Local United Way chapters and their statewide partner, United Way of Pennsylvania, must continue to reinvent themselves amid a rapidly shifting nonprofit landscape, Kristen Rotz said.
Rotz is the president of the state organization, which held its annual conference, “United and Growing,” at Holiday Inn Lancaster this week. Rotz capped off the first day with a speech — or, as she described it, a “fireside chat” — on the state of the United Way network in 2023.
There are 41 local United Way chapters in Pennsylvania. Collectively, they raised $125 million in 2021, the third largest statewide total after Texas and Ohio, Rotz said.
But fundraising has changed dramatically over the past two decades. In 2002, workplace campaigns for United Way accounted for 85% of funds raised; as of 2021, that had dropped to just under half, a milestone in a long-term secular decline that shows no sign of abating.
The causes — changing workplace cultures and practices and the rise of alternative means of giving — are outside United Way’s control. Local chapters shouldn’t write off workplace campaigns, Rotz said: They’re still a major piece of the pie. But the opportunities for growth lie elsewhere: In sponsorships, in endowments, in government grants.
Much of the 2 1/2-day conference focused on two topics: ALICE, United Way’s framework for analyzing the economic challenges of working households; and 211, its 24/7 social services referral network.
ALICE stands for “Asset-Limited, Income-Constrained, Employed.” ALICE households live above the federal poverty level, but don’t earn enough for economic security and are vulnerable to even slight economic shocks, let alone major ones like the pandemic. Without the massive aid provided by the federal government over the past three years, “ALICE households would not have made it,” United Way of Pennsylvania Public Policy Director Phil Falvo said during United Way of Lancaster County’s “Conversation About OUR Community” on food insecurity earlier this month.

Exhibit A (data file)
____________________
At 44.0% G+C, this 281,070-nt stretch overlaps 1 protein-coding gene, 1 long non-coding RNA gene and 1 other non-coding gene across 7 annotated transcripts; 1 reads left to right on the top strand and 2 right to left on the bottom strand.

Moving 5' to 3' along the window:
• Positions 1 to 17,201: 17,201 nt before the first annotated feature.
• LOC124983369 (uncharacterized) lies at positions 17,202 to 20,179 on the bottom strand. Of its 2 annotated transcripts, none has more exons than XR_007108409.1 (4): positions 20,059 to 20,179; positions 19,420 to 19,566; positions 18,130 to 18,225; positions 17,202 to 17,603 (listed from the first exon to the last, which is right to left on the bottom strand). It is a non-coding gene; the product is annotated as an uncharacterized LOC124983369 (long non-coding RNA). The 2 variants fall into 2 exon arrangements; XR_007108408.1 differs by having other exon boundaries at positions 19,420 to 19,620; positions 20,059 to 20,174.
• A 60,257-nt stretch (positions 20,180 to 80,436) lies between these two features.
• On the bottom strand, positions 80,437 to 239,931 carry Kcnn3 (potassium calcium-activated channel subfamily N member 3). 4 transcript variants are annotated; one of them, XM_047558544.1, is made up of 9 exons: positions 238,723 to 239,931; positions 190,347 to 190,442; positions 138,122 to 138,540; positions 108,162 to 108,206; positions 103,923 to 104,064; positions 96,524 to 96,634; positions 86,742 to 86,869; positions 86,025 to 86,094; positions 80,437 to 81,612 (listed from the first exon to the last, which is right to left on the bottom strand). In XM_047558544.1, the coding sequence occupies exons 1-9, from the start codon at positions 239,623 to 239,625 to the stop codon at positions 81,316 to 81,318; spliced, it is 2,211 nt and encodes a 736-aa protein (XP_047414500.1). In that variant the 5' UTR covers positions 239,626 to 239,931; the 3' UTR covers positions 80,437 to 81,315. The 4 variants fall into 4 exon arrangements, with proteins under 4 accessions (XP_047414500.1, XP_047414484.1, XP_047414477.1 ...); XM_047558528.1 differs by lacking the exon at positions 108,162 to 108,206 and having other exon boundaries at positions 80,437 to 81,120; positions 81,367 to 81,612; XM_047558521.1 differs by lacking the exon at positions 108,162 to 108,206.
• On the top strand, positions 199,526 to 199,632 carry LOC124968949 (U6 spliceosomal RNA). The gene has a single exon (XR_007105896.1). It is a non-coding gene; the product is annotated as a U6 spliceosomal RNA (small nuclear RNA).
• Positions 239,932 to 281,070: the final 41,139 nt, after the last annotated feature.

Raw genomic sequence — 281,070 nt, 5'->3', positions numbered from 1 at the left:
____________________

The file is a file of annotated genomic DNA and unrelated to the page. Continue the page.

United Way of Pennsylvania updates its ALICE statistics every couple of years. The latest update is coming next week, with a presentation scheduled for Tuesday at the state Capitol in Harrisburg.
As for 211, United Way is seeking $2 million in the 2023-24 state budget to build capacity and add call center staff. Meanwhile, it is working on improving the system, including adding “closed loop” functionality to better track referrals to social service agencies and the outcomes that resulted.
Rotz encouraged local chapters to stay focused on what matters: The mission. Find the inequities in your community and set about fixing them.
It’s what funders want to see, she said, and “it’s the right thing to do.”